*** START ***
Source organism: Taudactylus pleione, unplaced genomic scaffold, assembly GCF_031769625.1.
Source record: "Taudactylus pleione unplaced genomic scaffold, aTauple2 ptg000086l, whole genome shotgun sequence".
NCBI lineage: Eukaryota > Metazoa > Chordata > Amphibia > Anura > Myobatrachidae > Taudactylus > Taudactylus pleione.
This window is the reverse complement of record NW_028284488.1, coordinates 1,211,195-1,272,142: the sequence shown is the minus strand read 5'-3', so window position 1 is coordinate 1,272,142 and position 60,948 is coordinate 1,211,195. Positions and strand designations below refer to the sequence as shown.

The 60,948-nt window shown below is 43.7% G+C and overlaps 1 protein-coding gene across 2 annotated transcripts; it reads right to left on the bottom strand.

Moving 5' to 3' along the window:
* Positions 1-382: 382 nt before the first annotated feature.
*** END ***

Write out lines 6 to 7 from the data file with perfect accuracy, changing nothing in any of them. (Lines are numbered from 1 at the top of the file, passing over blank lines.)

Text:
Moving 5' to 3' along the window:
* Positions 1-382: 382 nt before the first annotated feature.